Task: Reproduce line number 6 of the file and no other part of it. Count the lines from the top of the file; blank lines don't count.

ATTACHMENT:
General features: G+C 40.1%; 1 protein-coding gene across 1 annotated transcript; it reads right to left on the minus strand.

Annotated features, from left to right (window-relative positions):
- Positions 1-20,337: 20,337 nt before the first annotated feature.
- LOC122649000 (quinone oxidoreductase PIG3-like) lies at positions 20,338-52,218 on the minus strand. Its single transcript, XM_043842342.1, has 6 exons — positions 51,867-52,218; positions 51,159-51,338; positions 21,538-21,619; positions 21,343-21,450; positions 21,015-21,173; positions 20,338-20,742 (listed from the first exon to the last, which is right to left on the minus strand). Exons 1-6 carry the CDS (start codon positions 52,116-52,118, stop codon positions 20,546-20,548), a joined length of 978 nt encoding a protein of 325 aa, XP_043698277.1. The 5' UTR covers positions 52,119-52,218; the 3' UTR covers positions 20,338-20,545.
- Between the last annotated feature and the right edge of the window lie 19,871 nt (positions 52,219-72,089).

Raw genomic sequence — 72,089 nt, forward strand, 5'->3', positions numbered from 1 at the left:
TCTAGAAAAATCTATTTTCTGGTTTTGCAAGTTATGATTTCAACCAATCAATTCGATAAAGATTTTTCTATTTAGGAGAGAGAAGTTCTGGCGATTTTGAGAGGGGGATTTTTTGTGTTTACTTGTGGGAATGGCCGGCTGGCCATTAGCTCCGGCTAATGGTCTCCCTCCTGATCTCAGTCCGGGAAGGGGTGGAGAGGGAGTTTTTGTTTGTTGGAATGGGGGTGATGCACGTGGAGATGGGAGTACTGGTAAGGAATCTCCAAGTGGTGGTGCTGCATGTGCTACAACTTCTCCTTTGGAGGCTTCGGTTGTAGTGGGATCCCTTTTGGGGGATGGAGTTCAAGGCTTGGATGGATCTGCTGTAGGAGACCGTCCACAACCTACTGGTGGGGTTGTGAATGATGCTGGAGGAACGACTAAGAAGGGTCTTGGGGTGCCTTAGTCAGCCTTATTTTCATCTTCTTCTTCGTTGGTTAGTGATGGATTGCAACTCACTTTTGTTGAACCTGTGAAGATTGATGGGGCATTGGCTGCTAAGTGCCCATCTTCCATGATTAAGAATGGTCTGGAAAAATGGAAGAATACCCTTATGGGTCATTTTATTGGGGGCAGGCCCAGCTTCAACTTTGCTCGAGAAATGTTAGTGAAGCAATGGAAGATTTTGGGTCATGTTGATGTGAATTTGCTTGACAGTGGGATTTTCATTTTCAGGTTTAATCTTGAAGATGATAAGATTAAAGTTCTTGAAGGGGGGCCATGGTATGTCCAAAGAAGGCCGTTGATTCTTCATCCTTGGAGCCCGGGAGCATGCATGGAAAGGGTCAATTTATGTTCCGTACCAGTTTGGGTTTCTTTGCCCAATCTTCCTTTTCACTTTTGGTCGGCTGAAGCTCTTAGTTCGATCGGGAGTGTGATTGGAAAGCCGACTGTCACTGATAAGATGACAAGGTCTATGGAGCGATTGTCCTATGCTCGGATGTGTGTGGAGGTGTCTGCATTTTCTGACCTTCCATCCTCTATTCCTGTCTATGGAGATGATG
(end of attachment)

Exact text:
Raw genomic sequence — 72,089 nt, forward strand, 5'->3', positions numbered from 1 at the left: